Apps make our lives easier…but they aren’t going to actually do the heavy lifting for us.
One of the attendees of my last skillshare class expressed some disappointment after I described how I manage my network. My personal CRM methodology is built on Google Docs. Specifically, I use a spreadsheet to keep track of the last time I connected with select people amongst other notes).
“I was really hoping that you had some type of app that you used for managing your network. Spreadsheets don’t work for me” he said.
Like anyone who takes pride in their work, I took some time to chew on this comment during my subway ride home…
The reason the spreadsheet “didn’t work for him” is because he wasn’t willing to …
Most young people working at a startup have aspirations of starting their own company some day. If you’re in this camp, I think its important to aspire to more than just being a great employee. Your tenure working for someone else is an awesome time to also familiarize yourself with the unique challenges of starting and executing on something. Gaining insight into what it’s actually like will better prepare you for the day you ultimately go out on your own.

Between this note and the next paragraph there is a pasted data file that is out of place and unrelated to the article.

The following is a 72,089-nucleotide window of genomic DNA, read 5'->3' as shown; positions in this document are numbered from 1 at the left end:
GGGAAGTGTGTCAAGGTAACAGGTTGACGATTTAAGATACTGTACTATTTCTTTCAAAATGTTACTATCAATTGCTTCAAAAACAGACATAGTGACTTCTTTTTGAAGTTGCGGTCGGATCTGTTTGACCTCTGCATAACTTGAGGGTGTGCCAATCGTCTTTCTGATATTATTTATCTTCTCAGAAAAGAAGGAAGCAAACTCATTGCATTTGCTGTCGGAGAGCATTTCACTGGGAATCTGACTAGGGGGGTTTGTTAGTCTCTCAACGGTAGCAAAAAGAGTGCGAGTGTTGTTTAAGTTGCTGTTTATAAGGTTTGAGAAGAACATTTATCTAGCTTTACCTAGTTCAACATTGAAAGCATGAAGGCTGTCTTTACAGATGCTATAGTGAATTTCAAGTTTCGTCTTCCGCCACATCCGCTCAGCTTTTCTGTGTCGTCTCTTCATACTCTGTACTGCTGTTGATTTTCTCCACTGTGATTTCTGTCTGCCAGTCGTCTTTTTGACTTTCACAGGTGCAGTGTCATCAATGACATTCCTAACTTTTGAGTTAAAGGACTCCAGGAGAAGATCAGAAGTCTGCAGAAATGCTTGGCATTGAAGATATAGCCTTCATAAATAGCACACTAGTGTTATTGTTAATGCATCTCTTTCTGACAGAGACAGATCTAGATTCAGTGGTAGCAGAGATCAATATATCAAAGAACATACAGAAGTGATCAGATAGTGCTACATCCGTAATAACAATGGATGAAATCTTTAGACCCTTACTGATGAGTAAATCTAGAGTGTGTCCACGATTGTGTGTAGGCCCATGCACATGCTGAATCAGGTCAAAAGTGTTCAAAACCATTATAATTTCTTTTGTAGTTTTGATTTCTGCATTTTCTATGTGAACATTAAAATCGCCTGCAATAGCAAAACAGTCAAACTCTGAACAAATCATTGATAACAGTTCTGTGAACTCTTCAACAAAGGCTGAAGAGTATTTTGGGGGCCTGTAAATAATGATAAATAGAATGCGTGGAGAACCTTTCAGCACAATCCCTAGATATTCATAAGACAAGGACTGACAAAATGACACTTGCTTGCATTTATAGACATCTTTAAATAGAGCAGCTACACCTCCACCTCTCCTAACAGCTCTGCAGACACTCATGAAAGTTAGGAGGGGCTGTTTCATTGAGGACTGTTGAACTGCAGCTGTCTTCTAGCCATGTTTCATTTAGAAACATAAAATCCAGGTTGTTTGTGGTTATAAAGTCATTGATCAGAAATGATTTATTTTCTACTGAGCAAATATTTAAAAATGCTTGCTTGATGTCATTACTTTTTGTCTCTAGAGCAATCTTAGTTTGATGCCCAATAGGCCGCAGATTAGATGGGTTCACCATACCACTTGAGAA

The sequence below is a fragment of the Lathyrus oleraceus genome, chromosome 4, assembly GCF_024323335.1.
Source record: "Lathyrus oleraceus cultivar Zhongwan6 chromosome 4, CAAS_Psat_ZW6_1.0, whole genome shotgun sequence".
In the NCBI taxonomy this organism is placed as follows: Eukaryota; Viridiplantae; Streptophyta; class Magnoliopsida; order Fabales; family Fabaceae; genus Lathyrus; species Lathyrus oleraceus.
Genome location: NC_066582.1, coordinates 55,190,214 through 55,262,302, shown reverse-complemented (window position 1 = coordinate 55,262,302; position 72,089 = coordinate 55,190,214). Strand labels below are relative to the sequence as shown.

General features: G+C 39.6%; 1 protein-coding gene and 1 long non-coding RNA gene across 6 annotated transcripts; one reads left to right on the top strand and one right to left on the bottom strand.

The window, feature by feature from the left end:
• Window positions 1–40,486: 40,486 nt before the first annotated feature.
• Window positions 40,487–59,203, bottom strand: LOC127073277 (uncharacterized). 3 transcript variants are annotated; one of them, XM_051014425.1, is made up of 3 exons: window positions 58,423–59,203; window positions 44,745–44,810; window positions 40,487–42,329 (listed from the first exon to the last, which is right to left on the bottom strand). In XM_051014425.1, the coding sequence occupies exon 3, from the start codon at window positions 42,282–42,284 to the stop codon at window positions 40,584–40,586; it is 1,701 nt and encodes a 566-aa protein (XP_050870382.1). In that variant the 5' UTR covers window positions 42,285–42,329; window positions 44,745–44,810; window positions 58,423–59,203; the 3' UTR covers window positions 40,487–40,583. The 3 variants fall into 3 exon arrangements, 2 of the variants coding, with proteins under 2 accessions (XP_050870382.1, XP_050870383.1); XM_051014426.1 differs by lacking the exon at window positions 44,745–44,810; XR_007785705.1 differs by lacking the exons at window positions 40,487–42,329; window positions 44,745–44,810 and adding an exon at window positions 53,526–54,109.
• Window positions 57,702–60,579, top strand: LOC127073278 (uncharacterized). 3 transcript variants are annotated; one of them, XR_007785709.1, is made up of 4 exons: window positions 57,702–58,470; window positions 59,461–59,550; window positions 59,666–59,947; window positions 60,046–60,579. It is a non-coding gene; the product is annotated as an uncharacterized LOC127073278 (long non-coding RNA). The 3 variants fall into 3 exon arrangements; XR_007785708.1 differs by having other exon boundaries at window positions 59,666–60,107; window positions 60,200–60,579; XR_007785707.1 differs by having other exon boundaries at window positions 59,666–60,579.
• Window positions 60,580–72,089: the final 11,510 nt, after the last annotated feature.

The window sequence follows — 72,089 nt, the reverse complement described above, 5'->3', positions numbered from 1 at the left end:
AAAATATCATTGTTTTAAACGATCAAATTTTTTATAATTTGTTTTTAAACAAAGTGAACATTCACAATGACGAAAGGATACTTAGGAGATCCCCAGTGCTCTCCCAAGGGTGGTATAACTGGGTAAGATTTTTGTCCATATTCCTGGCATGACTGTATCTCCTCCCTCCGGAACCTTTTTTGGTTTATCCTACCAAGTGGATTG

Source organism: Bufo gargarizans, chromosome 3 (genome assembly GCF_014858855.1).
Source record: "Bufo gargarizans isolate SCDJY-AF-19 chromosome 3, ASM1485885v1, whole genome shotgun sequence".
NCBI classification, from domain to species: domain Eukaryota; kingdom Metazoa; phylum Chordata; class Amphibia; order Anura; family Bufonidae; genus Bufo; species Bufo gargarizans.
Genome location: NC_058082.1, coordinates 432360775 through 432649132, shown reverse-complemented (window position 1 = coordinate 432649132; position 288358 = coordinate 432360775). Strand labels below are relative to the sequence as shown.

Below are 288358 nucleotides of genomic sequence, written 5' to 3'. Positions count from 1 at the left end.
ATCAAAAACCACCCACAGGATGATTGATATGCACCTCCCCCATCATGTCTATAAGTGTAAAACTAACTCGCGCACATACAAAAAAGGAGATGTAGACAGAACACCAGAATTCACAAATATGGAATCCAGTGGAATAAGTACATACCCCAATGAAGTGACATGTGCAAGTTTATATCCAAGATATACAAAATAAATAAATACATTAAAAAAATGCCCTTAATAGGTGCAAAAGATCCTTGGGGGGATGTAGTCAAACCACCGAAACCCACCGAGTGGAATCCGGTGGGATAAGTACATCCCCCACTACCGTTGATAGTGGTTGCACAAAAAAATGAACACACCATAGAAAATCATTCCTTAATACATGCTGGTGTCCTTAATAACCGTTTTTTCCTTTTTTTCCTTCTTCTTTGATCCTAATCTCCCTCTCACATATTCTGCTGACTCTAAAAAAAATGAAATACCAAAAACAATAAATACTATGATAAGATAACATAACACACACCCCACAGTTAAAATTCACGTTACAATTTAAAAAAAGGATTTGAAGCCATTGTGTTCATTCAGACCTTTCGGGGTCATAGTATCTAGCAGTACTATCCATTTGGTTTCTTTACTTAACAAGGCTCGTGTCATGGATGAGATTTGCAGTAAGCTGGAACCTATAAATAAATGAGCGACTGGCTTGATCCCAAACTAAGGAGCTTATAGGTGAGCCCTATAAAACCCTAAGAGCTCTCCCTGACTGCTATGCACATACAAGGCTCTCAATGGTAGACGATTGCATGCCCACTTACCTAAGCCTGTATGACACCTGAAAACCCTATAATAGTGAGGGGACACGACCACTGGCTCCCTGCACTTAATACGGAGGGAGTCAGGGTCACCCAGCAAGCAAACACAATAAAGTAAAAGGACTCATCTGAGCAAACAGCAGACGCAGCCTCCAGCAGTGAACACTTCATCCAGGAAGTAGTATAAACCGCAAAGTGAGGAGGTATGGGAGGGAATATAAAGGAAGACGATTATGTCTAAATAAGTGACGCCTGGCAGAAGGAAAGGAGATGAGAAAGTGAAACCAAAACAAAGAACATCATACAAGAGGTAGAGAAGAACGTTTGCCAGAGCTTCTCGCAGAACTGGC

As an employee you often have the luxury of:
⁃ Structure: your work starts and ends at a certain time at a designated place
⁃ Direction: an understanding of what you’re to accomplish and how to do that
In the first part of this post, I defined inputs and outputs in the context of progressing your career. The main point is that you should consider the degree to which inputs enhance outputs when evaluating how you spend your time. Reading 850 books might sound cool, be fun and make you feel good, but it might not yield the highest return on your time if you looking to become the startup sensai you set out to be.
I think a much more effective way to become a badass is to focus on outputs. Here’s why:
Real Learning and Behavior Change Occurs
Consuming content (inputs) in terms of building skills allows me to familiarize myself with things. I can learn what …